As a side note, we ran into this with my Father's Legacy speakers a while back. Sometime during construction of the crossover of these speakers, one leg of the midrange circuit was tied to the woofer circuit. Given that my Dad had never bi-amped these speakers ( only bi-wired them ), this wouldn't have created a problem since the entire circuit was all driven by the same amp anyhow. Having said that, had he tried to bi-amp the speakers, this simple mistake in production could have severely damaged both of the amps. That's because the mis-wired midrange would have electrically tied the two channels of the individual woofer and tweeter amps together. Sean

PS... For as much money as some of you guys are spending on gear, you really need to find a technically competent dealer to work with. Buying and assembling a few components to work together and produce sound is completely different than building a complex audio system at the cutting edge of music reproduction. From what i've seen though, this might be more difficult than i've thought.

Most of the high priced dealers are either lacking in technical chops and / or more interested in profit margins than anything else. Keeping the customers on the equipment carousel i.e. "flavour of the month club", whether on purpose or due to lack of technical understanding, surely isn't going to hurt their income levels. That is, until the customer has had enough and either gives up entirely or learns to do for themselves.

Once you learn to do for yourselves and can understand basic electronics, it makes it much easier to cut through the marketing hype and snake oil. This is why i encourage folks to learn on their own, but at the same ti me, it is also why finding and supporting a good dealer is important to the survival of high end audio. Without them, we have no visible means of entry into this hobby to the general public.
You can unscrew the rear terminal panel and the entire crossover will slide out a tract..In this way you could diagram and inspect the crossover..These babies are ripe for component crossover upgrades..What a suprise lurking..Tom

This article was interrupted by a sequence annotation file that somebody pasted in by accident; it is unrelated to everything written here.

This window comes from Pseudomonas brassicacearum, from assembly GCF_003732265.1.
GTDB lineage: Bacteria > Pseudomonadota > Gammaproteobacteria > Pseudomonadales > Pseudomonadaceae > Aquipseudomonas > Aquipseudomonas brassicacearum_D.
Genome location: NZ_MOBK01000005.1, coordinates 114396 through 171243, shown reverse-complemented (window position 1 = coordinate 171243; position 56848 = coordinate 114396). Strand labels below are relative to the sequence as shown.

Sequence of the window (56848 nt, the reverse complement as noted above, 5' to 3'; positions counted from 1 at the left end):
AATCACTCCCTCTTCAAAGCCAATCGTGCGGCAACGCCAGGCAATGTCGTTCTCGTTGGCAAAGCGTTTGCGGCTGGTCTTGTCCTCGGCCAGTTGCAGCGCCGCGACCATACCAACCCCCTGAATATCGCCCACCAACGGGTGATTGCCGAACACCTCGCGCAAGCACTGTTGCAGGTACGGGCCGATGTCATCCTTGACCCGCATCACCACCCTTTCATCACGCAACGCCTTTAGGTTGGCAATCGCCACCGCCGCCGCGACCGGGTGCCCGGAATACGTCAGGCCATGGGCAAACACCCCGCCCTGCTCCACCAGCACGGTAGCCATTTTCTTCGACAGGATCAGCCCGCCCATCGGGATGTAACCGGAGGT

Tom brought something up to me privately that i'm hoping all of us didn't forget to address. It is so simple that it is easy to overlook as we tend to take this kind of matter for granted. That is, the jumpers that connect the woofer section to the high frequency section should have been removed. If that wasn't taken care of, i would highly recommend doing so pronto : ) Sean

Thanks both of you Sean and Tom. You have been tremendously helpful. You are very knowledgable Sean, you must have a technical background I suppose.
Well, the Acoustic Reality has an 8 kOhm input impedance, which is low. An Accuphase representative stated that that wouldn't be a problem with the C-290V preamp I am currently using. But when splitting the signal at the end of the interconnect the amp's input impedance is going to be... 4 kOhms, which is very low indeed. How can I raise the input impedance of the amp? Would be using two pairs of interconnects a solution? The preamp has two pairs of outputs. I've been told though that the preamp actually splits the signal that goes to the amps, instead of driving the two outputs actively. So it will also "see" halved input impedance.
Dazzdax: Now we are getting somewhere. 4K is too low for most preamps and will result in the exact problem that you've described i.e. bloated bass response and trunctuated treble output.